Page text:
Groups supportive of quick action on global warming also are wasting little time to try and counter pressure on Bayh and Lugar from well-funded lobbyists and opponents.

The Environmental Defense Fund, for example, has been running advertisements in the Hoosier state targeting Rep. Mark Souder (R-Ind.) for his vote against the Waxman-Markey bill. A spokesman for the Fund's national climate campaign, Keith Gaby, told The Journal Gazette in Fort Wayne, Ind., that part of the goal was to catch the attention of the state's two senators.

Other information campaigns are targeting recent actions by Bayh, such as his stand-alone opposition among Democrats on the Senate Energy & Natural Resources Committee to a renewable electricity standard during a May vote. They are making the case that the state has extensive wind and biomass potential that would benefit from congressional action on climate.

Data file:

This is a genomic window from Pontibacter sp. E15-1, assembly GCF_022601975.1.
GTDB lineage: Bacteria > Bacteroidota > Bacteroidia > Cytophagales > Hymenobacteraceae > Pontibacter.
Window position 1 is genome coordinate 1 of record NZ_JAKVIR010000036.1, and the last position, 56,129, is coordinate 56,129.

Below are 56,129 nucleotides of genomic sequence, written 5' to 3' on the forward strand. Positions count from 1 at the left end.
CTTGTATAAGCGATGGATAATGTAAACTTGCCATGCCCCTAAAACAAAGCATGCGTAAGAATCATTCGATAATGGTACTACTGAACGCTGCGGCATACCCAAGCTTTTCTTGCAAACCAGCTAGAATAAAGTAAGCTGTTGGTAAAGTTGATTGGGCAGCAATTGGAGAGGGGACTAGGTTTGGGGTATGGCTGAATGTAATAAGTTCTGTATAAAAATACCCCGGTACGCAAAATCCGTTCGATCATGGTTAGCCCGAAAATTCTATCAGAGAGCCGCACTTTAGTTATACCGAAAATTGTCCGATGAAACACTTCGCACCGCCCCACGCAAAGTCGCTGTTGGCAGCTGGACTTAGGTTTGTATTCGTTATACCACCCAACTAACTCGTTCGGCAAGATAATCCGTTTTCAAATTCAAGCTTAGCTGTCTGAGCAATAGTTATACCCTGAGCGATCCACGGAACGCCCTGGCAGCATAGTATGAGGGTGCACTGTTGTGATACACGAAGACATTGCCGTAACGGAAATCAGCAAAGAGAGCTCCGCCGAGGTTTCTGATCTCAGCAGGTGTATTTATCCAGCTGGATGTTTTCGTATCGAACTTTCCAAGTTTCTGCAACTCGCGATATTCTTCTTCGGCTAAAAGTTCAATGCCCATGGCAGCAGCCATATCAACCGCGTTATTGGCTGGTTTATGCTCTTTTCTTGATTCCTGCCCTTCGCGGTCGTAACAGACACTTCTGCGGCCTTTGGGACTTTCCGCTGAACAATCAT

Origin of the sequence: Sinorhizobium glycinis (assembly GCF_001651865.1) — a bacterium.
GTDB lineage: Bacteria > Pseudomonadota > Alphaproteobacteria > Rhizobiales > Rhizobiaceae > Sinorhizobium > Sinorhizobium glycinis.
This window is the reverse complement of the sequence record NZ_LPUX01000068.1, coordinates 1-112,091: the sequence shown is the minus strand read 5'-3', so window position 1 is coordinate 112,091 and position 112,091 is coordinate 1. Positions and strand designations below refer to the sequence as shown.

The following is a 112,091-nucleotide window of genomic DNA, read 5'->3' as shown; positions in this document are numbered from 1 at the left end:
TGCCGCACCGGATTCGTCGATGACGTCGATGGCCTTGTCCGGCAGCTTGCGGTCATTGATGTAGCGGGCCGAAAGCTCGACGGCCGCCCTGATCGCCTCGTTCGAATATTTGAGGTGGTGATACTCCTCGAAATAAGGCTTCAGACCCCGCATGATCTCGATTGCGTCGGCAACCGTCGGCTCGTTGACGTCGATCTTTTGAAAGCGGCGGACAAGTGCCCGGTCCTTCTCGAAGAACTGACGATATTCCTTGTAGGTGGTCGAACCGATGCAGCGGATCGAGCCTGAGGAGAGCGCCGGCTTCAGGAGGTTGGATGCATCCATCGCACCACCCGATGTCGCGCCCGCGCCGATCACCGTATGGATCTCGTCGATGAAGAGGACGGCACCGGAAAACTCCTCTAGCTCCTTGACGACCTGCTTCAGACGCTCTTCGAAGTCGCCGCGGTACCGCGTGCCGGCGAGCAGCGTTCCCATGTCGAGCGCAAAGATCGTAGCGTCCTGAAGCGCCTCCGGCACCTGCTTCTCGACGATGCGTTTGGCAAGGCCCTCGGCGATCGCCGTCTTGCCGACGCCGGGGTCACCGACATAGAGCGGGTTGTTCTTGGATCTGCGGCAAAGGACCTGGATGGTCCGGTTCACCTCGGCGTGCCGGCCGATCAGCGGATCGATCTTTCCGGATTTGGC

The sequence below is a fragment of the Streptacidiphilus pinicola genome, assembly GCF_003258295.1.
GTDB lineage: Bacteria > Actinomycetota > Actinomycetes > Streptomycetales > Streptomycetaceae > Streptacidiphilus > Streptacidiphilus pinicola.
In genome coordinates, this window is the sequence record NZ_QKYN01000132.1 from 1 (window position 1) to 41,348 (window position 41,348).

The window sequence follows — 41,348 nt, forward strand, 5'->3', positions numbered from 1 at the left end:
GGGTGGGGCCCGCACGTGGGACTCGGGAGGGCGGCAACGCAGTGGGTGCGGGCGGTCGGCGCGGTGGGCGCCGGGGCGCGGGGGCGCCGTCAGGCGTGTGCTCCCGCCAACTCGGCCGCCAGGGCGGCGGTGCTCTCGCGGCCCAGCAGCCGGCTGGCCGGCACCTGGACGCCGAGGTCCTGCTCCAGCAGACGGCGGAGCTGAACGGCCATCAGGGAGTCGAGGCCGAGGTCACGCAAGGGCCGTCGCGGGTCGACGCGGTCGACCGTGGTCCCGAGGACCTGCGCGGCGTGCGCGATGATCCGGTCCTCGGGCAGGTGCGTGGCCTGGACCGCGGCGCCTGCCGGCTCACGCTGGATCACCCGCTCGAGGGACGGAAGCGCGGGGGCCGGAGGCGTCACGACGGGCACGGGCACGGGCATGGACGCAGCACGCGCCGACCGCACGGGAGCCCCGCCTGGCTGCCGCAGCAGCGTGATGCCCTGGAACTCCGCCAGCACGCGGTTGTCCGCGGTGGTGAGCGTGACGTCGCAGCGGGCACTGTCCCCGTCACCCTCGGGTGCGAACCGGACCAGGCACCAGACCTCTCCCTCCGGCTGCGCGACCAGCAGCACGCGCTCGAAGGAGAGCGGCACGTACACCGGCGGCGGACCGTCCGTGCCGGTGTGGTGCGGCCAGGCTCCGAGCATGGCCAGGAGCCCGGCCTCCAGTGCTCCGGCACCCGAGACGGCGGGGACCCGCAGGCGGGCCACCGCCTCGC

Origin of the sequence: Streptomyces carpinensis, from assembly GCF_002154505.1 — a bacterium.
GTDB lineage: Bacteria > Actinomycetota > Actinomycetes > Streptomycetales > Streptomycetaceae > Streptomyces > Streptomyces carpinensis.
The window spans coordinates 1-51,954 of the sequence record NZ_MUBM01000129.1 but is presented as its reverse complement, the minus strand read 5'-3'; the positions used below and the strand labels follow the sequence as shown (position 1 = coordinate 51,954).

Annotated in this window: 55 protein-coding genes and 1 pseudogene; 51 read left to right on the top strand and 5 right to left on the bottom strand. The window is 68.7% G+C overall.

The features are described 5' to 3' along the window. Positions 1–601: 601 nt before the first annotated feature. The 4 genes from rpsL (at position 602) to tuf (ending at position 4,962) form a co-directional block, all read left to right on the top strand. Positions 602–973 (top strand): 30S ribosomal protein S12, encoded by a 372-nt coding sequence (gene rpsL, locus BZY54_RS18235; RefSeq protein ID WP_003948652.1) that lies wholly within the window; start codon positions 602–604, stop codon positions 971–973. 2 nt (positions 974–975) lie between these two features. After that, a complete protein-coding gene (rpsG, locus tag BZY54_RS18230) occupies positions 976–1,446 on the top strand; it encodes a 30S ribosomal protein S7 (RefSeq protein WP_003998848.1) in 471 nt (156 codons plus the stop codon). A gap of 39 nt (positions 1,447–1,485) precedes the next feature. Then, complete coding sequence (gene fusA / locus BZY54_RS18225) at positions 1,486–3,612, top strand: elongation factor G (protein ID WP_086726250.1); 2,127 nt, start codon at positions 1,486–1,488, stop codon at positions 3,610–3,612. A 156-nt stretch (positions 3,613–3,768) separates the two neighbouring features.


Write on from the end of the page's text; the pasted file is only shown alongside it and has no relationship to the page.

One way to dangle a carrot for both senators would be to highlight the potential destruction rising temperatures would wreak on the state, some analysts say. In July, the Union of Concerned Scientists released an Indiana-specific assessment of how rising temperatures could damage crops and change flooding patterns, among other things.

The state's potential for storing carbon dioxide underground could be a yet-to-be-tapped enticement for Bayh and Lugar, as well. The state has the geological formations to potentially make it a big winner when and if such equipment is commercially developed to trap and store the greenhouse gas, said Richards.